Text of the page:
I think imposter syndrome put a lot of pressure on front-end developers to go deep on engineering (performance, scalability, etc) since they worked with code and sat with more hardcore back-end engineers. When in reality, many front-end developers are more successful and are able to contribute more going deep on the interface as a whole (meaning the human/communication part and the computer part) and being two-way communicators that speak both languages, seeing as interfaces are two-way communication layers themselves. The need for people to translate design/experience to tech and then tech to design/experience is enormous. They help develop a product, not so much engineer it.
As superficial as it is, I really hate Brads website – the whole thing remind me of a Microsoft Frontpage template
What Brad talks about in his post (in regards to the purgatory between worlds that front end designers sit in) I have experienced a great deal. From the traditional agency approach, many of these companies are trying to catch up with modern practices. Many of the agencies that I have worked at or the agencies where I have colleagues tend to be very behind the times in this regard. They take the traditional visual designers who have little to no experience designing for digital platforms, services or products and use a traditional waterfall approach to project management with passing on polished Photoshop comps off to the developers (if they even have a developer(s) in-house at all). This delineation naturally perpetuates siloed work. I and some of my friends in the industry have been in situations where our ability to write HTML, CSS, and some JS automatically lumped us in with the developers or worse; we became the digital catch-alls and scape-goats. If it's digital, period; it went to us...and that meant Google AdWords and Remarketing, Social Media, IT Support, Email Marketing. Anything that had to do with the Internet, is was on us to fix...and when we couldn't, we were to blame.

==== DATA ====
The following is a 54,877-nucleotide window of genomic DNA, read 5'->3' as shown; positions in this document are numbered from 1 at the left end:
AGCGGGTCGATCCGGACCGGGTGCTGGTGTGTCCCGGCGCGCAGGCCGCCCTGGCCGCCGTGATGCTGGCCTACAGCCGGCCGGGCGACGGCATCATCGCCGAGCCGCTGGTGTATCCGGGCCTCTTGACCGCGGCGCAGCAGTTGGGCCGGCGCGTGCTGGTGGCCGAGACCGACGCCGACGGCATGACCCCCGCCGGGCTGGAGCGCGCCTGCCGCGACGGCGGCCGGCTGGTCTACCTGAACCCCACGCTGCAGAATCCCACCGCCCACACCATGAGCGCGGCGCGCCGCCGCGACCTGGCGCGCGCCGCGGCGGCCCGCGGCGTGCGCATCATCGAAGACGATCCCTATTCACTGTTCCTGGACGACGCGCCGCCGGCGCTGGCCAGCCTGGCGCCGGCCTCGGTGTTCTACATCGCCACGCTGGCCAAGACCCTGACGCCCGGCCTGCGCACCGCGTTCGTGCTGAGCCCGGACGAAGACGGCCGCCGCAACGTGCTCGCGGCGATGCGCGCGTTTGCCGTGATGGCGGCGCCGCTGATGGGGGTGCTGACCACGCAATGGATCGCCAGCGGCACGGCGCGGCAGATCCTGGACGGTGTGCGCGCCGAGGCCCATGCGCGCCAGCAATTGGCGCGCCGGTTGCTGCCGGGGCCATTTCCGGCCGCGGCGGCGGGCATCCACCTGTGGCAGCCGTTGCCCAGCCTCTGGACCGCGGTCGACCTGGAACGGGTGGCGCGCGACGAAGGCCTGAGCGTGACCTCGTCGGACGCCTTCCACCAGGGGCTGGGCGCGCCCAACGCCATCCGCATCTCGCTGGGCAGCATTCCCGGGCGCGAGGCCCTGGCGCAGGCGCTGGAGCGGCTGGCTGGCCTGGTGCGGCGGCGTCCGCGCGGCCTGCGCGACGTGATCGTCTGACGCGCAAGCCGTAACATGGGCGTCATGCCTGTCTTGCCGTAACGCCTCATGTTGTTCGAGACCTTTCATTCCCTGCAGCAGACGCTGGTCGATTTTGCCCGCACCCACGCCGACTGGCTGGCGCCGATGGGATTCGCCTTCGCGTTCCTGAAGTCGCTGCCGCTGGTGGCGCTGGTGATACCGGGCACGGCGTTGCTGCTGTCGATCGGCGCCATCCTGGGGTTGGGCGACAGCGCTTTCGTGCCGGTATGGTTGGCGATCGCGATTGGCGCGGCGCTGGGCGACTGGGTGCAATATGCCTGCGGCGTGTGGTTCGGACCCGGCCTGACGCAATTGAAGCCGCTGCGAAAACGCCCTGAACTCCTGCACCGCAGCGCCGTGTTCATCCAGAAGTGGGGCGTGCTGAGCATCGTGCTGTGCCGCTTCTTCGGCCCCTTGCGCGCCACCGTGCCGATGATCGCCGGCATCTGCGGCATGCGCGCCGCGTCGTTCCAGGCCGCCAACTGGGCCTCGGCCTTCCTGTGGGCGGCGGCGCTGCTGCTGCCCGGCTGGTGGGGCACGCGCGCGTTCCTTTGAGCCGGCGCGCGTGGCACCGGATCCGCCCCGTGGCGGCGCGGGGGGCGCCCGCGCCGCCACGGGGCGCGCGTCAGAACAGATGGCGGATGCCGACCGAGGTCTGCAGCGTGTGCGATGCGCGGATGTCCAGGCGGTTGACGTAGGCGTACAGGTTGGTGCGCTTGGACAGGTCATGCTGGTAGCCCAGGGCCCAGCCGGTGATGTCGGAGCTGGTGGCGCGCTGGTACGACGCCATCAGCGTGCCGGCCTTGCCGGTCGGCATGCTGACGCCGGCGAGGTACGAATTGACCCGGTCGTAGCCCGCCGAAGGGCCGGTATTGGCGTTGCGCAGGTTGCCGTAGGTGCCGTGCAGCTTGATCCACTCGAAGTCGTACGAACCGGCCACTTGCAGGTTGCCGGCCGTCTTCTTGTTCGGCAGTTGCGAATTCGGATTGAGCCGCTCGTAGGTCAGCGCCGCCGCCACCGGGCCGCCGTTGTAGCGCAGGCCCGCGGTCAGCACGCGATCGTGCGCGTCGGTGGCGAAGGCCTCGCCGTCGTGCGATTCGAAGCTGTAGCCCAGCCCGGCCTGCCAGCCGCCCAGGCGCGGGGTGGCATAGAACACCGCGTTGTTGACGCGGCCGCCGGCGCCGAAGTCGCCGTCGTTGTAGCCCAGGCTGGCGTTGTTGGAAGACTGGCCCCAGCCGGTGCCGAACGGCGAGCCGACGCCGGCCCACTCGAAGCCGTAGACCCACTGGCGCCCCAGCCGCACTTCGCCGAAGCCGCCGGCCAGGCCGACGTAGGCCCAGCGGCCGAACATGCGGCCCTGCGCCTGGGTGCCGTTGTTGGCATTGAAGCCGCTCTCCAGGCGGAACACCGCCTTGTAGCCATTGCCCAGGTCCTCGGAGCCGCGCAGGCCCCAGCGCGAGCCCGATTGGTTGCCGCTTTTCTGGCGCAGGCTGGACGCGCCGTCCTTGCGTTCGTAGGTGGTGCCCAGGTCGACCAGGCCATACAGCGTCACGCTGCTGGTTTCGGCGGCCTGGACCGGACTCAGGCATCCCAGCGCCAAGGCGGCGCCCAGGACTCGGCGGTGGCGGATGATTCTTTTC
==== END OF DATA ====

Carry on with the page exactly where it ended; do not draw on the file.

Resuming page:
Effectively we were removed from the design and increasingly became relied on for all sorts of tasks that are best handled by programmers, DBA's, etc.
I believe this is mostly because there is a misunderstanding of what a front end designer is, what they can do and how they can effectively work in a team. This could be indicative of my location. I live 3-4 hours from Brad in Pennsylvania and our locations couldn't be more different (culturally, financially, etc). I don't live in a particularly progressive part of the US that has a strong base in technology and design. I think that also has a lot to do with the job postings we see in our area as well. It's one thing to be a "Unicorn" designer that can write HTML, CSS and JS...but a lot of employers are looking for the designer with the programming capabilities, database knowledge, video editing skills and a plethora of other disparate abilities.
Essentially, a good front end designer can act as the bridge between the visual and technical sides. A blended team approach works very well.
Its true, Frontend Designers are basically Bo Jacksons
Hopefully without career ending injuries.
Where'd you get that picture of me
There is this clear divide now of 'traditional' front-end developer, as mentioned in Brad's post, versus the front-end programmer and both roles sit under the same job title causing real confusion within the industry.
And that team structure is how things should ideally be. Masters working with masters to efficiently and effectively solve a problem.
Great post. We've had this approach for quite a while now. But when I posted a job opening with the title 'UX Engineer (frontend developer)' I only got reactions from designer types with hardly any code experience. Finally, last week, after not getting good matches for 3-4 months I caved in and renamed the jop opening Frontend Developer :(
Here’s the thing: I’ve never had a computer science class in my life, and I spent my high school career hanging out in the art room. Suffice it to say those requests made me extremely uncomfortable.
If you expect to learn code at school/college/university that will set you up for life you're doing it wrong. You should be learning every day for the rest of your life. Higher education such as university shouldn't teach you code but you should learn how to learn; how to teach yourself code. The whole thought minefield of 'spoon feed me stuff I'm paying to be at university' is damaging not only to the education system but to an extent is making people lazy and not prepared to learn.
Also, if you're being asked questions you don't have an answer for, but are surrounded by people more well informed, you can always ask others!
Just because he can teach himself to normalize a database doesn't mean it's his job. Just because it's not his job doesn't mean that people won't ask him to do it.
It's an odd point to pick out of that article and a bit irrelevant given that he taught himself to code.
I assume he means "Front-End Design"?